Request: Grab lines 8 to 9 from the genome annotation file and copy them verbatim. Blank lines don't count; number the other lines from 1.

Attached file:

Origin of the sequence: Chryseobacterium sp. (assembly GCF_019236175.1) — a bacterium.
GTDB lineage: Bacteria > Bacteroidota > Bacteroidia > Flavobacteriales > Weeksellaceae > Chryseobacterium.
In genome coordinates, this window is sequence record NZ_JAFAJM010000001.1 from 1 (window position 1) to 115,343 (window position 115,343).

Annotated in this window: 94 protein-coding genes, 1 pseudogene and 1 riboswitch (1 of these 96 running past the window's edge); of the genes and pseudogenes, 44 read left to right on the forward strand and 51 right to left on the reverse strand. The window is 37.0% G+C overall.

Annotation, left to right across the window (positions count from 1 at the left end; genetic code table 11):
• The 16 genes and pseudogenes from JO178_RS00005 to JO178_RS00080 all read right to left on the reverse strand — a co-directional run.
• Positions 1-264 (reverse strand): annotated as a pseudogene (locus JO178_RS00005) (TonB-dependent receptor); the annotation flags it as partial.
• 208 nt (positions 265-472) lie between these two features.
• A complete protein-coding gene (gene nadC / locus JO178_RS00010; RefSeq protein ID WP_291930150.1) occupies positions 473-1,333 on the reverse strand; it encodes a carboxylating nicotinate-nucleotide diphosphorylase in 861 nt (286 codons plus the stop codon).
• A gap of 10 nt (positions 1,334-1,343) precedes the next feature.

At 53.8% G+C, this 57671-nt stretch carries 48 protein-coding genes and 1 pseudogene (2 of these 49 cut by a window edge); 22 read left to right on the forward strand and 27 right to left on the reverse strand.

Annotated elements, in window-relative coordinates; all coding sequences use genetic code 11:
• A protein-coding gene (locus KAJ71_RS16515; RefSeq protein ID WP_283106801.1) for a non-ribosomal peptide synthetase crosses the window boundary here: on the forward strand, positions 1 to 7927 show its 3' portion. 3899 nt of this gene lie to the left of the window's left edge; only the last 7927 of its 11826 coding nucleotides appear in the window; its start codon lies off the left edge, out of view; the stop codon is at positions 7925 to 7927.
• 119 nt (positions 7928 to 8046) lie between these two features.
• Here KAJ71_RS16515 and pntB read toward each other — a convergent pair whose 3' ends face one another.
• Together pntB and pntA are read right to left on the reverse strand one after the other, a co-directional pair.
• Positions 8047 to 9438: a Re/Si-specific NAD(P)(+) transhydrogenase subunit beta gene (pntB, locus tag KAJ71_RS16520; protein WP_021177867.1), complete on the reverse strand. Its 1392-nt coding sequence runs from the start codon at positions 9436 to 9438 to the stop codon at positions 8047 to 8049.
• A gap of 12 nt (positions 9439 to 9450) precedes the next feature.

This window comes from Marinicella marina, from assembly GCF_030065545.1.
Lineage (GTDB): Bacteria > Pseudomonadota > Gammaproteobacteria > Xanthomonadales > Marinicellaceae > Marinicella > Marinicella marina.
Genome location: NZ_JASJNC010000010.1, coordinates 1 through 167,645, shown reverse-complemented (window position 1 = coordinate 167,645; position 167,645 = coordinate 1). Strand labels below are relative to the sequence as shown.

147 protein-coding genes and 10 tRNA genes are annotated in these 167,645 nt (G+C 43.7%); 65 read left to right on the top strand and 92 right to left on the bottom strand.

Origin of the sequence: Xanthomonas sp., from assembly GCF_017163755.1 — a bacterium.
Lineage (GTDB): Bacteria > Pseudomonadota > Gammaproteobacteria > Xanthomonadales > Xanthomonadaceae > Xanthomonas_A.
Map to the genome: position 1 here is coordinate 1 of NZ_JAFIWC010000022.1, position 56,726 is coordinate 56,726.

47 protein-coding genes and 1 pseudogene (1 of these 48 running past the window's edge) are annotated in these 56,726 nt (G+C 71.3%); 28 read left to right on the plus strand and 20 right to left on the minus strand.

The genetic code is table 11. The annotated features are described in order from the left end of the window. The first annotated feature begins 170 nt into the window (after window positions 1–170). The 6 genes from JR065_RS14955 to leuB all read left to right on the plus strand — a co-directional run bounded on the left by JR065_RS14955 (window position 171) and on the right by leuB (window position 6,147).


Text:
• 208 nt (positions 265-472) lie between these two features.
• A complete protein-coding gene (gene nadC / locus JO178_RS00010; RefSeq protein ID WP_291930150.1) occupies positions 473-1,333 on the reverse strand; it encodes a carboxylating nicotinate-nucleotide diphosphorylase in 861 nt (286 codons plus the stop codon).